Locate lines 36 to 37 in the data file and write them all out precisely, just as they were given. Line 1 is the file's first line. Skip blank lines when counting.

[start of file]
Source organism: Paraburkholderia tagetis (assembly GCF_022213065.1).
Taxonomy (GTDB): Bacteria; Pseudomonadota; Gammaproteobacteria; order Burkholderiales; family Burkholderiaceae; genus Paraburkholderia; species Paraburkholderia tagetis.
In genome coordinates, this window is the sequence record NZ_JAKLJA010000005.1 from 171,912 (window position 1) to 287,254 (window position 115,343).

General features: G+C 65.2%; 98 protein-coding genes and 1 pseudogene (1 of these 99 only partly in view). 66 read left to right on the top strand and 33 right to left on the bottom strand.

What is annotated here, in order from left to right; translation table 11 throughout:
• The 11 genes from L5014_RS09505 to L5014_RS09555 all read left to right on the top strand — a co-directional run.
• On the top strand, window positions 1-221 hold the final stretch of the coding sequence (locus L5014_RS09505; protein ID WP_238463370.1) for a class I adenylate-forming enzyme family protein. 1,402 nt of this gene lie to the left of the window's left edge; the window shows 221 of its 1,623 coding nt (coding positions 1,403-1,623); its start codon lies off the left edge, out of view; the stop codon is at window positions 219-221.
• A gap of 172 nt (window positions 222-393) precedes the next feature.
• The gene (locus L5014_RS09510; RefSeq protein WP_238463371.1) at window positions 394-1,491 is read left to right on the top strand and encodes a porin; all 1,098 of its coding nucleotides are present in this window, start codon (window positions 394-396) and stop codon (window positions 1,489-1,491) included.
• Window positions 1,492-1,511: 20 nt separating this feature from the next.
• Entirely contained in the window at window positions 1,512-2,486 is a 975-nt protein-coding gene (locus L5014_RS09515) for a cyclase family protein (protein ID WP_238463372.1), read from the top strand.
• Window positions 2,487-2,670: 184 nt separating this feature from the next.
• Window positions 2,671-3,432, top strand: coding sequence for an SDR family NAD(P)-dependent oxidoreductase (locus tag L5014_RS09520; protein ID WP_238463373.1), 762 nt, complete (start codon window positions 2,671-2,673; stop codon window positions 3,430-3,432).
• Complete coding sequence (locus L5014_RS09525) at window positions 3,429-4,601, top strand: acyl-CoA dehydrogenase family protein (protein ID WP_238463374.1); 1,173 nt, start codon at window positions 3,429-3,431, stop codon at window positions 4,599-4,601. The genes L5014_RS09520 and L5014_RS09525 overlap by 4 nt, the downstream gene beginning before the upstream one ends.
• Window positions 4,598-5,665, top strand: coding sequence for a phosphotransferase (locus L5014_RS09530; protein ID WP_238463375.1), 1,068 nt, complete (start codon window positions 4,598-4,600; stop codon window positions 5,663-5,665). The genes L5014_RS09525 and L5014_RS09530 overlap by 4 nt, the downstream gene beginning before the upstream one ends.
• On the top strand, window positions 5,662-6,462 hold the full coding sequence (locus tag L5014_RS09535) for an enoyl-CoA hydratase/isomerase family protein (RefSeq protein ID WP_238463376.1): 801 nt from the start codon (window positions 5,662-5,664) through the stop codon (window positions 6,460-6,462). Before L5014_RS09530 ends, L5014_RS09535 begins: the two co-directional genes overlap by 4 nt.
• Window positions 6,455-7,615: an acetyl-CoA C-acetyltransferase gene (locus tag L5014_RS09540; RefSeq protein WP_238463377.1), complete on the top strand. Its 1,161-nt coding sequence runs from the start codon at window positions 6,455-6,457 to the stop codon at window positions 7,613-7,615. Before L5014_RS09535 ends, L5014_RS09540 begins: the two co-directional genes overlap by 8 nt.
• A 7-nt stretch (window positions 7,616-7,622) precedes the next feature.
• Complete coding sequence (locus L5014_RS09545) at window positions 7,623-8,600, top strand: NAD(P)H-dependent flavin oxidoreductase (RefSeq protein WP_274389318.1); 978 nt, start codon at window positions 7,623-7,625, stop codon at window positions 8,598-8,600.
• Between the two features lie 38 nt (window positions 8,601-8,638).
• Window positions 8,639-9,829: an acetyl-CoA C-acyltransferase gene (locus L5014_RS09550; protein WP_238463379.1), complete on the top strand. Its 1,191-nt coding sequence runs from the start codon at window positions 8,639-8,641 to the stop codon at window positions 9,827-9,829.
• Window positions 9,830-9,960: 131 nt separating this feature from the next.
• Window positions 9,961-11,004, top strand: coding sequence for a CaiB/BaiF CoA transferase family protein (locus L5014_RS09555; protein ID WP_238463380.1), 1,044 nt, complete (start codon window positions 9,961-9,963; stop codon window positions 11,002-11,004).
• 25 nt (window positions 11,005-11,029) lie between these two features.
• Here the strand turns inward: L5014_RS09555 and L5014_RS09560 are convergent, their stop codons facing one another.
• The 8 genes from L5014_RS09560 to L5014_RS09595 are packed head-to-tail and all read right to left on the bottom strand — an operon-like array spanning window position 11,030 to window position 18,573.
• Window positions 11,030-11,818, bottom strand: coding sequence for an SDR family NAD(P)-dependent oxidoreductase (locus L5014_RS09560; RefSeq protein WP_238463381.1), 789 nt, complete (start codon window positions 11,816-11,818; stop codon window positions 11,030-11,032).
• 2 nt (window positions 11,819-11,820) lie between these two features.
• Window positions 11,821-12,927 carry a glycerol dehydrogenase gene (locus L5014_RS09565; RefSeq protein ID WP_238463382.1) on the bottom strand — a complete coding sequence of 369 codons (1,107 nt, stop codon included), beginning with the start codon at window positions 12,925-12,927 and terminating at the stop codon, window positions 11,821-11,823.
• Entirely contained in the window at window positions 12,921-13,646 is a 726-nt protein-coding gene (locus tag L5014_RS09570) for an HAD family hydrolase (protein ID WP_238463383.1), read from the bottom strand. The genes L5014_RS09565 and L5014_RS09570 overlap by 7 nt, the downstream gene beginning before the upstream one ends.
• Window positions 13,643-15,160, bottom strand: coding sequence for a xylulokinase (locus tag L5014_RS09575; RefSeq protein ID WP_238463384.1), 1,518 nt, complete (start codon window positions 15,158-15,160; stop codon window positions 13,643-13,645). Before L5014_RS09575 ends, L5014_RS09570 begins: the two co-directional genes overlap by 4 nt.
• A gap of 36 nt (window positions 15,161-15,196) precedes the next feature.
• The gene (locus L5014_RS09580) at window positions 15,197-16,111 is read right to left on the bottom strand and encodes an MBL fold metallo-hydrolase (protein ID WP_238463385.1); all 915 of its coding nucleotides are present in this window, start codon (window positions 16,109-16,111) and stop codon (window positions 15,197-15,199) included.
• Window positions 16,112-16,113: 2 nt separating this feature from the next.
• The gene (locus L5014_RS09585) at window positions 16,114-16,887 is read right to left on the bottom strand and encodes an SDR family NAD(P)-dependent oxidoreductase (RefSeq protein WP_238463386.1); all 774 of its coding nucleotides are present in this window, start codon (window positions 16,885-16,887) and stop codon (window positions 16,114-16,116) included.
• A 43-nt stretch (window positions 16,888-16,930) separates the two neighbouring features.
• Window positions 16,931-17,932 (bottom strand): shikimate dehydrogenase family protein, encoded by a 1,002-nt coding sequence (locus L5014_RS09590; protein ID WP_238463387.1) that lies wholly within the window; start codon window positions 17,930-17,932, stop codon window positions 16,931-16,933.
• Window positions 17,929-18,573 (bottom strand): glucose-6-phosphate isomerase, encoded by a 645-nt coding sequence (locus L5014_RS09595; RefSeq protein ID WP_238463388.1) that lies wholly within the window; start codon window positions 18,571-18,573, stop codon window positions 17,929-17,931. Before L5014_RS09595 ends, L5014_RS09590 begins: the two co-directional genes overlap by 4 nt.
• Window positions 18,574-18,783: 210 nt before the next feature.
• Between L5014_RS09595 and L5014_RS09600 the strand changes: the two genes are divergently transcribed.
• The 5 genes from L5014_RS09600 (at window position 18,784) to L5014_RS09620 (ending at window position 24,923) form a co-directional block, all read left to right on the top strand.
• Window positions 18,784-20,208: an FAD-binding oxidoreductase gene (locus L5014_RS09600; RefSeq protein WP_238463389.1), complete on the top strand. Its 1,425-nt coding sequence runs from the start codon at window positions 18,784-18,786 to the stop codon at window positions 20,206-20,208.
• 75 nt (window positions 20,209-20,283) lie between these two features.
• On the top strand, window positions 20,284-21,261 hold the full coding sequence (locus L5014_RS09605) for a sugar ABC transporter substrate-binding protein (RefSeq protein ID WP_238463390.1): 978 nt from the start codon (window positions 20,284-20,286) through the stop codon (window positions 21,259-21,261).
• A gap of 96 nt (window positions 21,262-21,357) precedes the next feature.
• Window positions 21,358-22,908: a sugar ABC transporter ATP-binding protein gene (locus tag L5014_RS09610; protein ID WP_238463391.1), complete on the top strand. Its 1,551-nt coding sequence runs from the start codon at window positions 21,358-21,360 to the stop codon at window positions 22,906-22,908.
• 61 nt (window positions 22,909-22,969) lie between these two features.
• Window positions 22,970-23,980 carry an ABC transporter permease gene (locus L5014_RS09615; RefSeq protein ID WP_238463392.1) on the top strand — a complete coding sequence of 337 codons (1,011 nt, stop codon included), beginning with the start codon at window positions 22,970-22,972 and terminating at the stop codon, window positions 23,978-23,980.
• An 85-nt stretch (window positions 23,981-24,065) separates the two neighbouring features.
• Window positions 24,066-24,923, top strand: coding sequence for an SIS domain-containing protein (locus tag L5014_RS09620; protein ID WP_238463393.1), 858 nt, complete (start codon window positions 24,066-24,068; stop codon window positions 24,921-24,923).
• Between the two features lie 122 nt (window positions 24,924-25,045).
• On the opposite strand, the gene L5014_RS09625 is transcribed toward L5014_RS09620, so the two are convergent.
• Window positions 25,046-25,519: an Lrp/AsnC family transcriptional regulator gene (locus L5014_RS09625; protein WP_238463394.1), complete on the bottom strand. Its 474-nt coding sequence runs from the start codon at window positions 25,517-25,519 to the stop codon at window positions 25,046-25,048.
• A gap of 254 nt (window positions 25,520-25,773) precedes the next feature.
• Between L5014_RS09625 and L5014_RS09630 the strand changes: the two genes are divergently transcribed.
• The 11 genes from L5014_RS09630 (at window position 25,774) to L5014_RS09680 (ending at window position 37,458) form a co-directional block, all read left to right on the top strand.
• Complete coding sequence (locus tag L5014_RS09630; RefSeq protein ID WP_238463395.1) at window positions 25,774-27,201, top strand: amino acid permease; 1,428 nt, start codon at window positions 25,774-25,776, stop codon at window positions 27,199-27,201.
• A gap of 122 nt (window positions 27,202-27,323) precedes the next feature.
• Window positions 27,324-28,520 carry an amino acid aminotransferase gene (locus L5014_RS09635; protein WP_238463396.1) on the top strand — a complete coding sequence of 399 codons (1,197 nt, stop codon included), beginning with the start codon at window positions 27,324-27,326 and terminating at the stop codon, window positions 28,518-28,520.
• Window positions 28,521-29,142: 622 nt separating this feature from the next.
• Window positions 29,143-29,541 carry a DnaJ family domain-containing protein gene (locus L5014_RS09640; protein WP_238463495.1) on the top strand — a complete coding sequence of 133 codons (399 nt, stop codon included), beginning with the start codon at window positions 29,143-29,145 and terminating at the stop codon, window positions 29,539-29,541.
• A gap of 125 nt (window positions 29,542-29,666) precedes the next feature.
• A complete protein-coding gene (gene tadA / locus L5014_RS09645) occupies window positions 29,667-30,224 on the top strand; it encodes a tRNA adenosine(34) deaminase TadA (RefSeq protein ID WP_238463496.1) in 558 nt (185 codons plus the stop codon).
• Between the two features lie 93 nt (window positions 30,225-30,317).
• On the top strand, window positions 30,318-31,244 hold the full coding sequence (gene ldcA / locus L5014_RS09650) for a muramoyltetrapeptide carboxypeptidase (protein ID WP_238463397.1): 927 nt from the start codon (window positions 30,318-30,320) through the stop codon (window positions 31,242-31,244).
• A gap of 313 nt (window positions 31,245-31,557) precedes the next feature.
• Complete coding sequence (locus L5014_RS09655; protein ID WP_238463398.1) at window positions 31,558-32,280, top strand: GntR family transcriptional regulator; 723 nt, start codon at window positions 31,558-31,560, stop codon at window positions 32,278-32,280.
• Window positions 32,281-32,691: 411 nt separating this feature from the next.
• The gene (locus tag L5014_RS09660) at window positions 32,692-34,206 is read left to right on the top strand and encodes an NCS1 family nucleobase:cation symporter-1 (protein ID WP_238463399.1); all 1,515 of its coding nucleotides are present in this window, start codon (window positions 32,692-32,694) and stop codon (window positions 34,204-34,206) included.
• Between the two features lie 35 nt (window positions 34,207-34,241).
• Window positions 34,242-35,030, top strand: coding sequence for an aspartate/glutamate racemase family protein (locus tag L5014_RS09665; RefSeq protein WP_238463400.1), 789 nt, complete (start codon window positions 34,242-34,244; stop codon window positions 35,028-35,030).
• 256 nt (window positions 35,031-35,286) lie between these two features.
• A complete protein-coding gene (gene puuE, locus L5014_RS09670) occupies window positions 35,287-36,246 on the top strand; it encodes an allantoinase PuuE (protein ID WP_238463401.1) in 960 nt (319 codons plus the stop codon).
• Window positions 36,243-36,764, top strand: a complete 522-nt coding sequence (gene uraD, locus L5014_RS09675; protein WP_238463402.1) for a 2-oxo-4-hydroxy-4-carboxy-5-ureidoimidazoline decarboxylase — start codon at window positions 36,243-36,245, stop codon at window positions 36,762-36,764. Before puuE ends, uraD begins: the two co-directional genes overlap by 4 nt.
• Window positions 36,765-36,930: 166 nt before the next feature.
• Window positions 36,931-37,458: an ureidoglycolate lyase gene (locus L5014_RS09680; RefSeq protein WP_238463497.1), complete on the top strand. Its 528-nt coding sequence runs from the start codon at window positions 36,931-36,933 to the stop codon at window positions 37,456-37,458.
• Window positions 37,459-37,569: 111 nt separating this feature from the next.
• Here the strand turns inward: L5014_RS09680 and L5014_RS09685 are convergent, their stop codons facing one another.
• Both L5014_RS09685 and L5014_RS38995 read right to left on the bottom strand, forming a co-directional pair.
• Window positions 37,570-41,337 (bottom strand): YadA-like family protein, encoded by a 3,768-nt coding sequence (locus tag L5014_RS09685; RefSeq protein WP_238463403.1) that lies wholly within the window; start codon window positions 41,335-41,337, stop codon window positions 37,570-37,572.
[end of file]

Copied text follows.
• A 43-nt stretch (window positions 16,888-16,930) separates the two neighbouring features.
• Window positions 16,931-17,932 (bottom strand): shikimate dehydrogenase family protein, encoded by a 1,002-nt coding sequence (locus L5014_RS09590; protein ID WP_238463387.1) that lies wholly within the window; start codon window positions 17,930-17,932, stop codon window positions 16,931-16,933.